This is where adman-turned-relief printmaker John Mathis reports every morning after seeing his seven-year-old daughter off to school. He shares a studio with a bag maker named Chloe, but his 15.5m2 space, demarcated by a small cross of black electrical tape on the polished concrete floor, is all he needs for the tools of his artsy trade: a floor-mounted etching press, a drying rack and a steel blueprint filing cabinet. “It’s the perfect size for what I need,” says John, who signed up for a hot desk before eventually moving here. “Anything smaller would be a squeeze, and I don’t really need anything bigger.”
Ultimately, the appeal of the co-making space is less about its physical makeup than the perks of community: a social network of like-minded people that helps temper the isolation of what are, more often than not, solitary endeavors. “If I went elsewhere and rented a space of my own, it would just be me staring at the walls,” says John. “Here you see other people, and there’s always some monthly event where everyone gets together.”
A few doors down from MOX is another relatively new concept space disrupting Joo Chiat’s largely traditional built environment, and Singapore’s real-estate landscape as a whole. Hmlet@JooChiat is one of 11 locations around the city run by Hmlet, a Singapore-based co-living brand that’s refined the idea of a sharehouse for what they describe as an underserved market of millennial professionals, both foreign and local. The company leases properties and reconfigures otherwise prohibitively pricey units into more affordable living spaces that they then sublet on a flexible, month-by-month arrangement. In Singapore, where a standard apartment lease has a two-year commitment and requires a month’s deposit, Hmlet’s proposition seems like a logical solution.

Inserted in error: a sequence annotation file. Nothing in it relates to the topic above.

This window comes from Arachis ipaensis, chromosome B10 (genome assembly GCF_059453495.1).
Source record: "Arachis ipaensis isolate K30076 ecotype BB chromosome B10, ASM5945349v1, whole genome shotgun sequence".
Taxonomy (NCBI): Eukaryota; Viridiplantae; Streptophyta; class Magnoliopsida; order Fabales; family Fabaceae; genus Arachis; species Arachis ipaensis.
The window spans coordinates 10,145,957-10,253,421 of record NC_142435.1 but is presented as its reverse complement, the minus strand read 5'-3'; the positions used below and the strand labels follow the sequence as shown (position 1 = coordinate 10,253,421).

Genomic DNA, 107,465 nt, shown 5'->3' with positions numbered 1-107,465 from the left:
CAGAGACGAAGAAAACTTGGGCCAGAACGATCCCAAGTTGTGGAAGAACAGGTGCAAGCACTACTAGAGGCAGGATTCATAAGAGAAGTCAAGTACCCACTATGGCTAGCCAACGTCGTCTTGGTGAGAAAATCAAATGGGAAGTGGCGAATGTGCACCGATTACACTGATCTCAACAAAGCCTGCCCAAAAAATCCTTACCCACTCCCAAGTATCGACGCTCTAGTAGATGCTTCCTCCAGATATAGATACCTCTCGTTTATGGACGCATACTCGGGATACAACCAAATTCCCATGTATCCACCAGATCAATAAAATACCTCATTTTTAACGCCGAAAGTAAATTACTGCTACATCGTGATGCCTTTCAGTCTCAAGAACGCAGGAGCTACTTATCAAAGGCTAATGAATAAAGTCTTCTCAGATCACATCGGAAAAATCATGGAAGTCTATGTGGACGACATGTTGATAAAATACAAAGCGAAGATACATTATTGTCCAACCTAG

Co-founders Yoan Kamalski and Zenos Schmickrath based part of their research and product development on their own experience of finding the ideal living situation in Singapore. Their search revealed a glut of large apartments that went unoccupied, due in part to the city’s changing expat profile; there weren’t enough top executives with hefty packages renting these homes. There were, however, plenty of young and mobile workers looking to stake a claim in industries of the future — such as fintech — who also wanted a memorable time in Singapore.
“We fixed up a large flat in [city-center area] Riverwalk and convinced our landlord to let us legally sublet to more people,” says Yoan. The flat was a hop-skip from the bars and eateries of Boat Quay, and would have been beyond the budget of anyone without an expat’s package. “After Mrs Lim said yes, we refurbished the place with our own savings.”
Then they interviewed for flatmates, making sure that the candidates gelled well together in terms of shared interests and goals. “Every single person who came to our apartment would say, ‘I wish you guys were my landlord,’” says Yoan. “But we didn’t think of it as a business — we just built it for ourselves. We were just having fun.”
That shared apartment — scene of numerous parties, ad hoc networking events and lively brainstorming sessions over what could be the next big tech startup — turned out to be the prototype for their co-living project, which has now become that very startup. They developed an algorithm that could match members not just with the right kind of flat, but also with the right kind of flatmates. After a seed-funding round of US$1.5 million in 2016, the company raised another US$6.5 million in a year. Hmlet now has a presence in Tokyo and Hong Kong, and intends to expand into more big cities around Asia.